By: Anne C. Hall, New Hartford Historical Society
Like all New England towns, New Hartford is actually composed of several villages. Originally these were distinct areas of settlement, surrounded by outlying pasture and woodland regions. Today, extensive development has blurred the distinct nature of these villages. A village’s location was determined by a number of different factors: convenient road intersections or river crossings, geographically and politically important locations, prime agricultural land, or access to water power. Not surprisingly, all of these factors had some role in the location of New Hartford’s five villages. All five had their schools, stores, churches and graveyards.
The first village was that of Town Hill. Its center was located at the corner of Rte. 219 and Hoppen Road, now the Memorial Bell Park. This location was probably selected for two reasons: it is about a quarter mile from the geographic center of town and it is a broad, flat hilltop reasonably well suited for farming. However, it was not on a main highway and with poorer soils than those of the river valleys, along with no water-power, Town Hill was essentially abandoned as a village by the mid-1800′s.
The second village was that of Nepaug, originally called the town center. Located on the Nepaug River on what is now Rte. 202, but was then the Hartford-Litchfield Turnpike, this village had access to superior farmland in the Nepaug Valley and was on a main road, unlike Town Hill.
Bakerville and Pine Meadow were established shortly thereafter in the mid to late 1700′s. Like Nepaug they had the advantage of riparian agricultural land, easy access to water-power, and transportation links. All three river villages were centers of light industry, as well as trade and postal centers throughout the nineteenth century. Stagecoaches stopped daily in all three.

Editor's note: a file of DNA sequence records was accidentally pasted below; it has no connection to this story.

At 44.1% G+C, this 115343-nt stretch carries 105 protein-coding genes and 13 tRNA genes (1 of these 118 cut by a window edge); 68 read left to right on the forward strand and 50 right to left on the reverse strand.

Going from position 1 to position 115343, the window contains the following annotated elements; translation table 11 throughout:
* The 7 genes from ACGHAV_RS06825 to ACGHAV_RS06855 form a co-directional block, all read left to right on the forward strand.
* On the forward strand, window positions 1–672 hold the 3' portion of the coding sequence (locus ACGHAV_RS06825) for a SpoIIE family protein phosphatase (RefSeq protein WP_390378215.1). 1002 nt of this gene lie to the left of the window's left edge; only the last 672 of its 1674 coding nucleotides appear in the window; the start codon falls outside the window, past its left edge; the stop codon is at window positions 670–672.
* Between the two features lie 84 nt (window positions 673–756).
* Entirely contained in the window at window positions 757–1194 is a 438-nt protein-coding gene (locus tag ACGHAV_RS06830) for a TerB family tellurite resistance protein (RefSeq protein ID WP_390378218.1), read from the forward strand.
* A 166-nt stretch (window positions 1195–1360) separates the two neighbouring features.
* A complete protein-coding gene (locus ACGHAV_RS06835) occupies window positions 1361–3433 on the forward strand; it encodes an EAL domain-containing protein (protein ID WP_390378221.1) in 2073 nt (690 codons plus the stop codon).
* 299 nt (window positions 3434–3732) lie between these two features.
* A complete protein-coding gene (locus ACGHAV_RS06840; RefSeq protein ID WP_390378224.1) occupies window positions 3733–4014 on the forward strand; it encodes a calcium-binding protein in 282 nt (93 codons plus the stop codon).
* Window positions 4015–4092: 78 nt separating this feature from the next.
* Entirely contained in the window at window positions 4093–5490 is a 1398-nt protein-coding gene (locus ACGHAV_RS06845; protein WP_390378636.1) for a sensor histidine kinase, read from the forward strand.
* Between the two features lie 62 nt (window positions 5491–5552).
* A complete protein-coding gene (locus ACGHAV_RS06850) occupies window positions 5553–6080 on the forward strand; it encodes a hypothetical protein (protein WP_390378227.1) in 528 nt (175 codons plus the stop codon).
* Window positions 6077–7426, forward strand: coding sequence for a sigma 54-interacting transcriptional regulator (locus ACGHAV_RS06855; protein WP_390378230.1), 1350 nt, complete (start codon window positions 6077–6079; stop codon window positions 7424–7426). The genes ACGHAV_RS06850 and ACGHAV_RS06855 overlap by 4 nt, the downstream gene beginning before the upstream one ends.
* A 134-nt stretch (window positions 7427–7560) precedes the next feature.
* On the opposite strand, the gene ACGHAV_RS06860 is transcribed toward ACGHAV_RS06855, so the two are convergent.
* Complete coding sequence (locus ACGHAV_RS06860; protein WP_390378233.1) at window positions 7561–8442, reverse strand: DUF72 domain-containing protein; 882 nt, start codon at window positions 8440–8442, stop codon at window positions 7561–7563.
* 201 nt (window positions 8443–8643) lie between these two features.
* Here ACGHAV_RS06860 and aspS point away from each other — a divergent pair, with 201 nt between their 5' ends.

The last village was the North center. This is now what we consider the center of town. Although the Prospect and Holcomb Hill areas, which were part of the North Village, were farming areas, this center truly began to grow, along with Pine Meadow, in the 1820′s when the Farmington River was dammed and diverted in order to generate large amounts of power. The advent of the railway gave a further boost to Pine Meadow and North Villages, as the mainline of the eventual Central New England Railway and a line of New Haven and Hartford Railway ran through the villages.
Anne Hall grew up in New Hartford, studied abroad and is now happily living in New Hartford again. Anne works as an architectural historian and general history researcher. As a volunteer, she writes a weekly article for the Blog section of the the New Hartford Historical Society. We are very pleased to have Anne’s permission to re-run some of those articles on NewHartfordPlus. You may contact Anne by email at firstname.lastname@example.org and writing “History” in the subject line.
The two postcard images of Town Hill Church and of Town Hall are being used with the permission of Corinne Markwald Johnson of Peddlers’ Junction. You may purchase copies of these postcards as well as other postcards with historical views of New Hartford at Peddlers’ Junction in New Hartford Center.
The photo of the statue in the Old Nepaug Cemetery is by Mary Femniak.
The photos of St. John’s Church and of the Bakerville Library are by Maria Moore.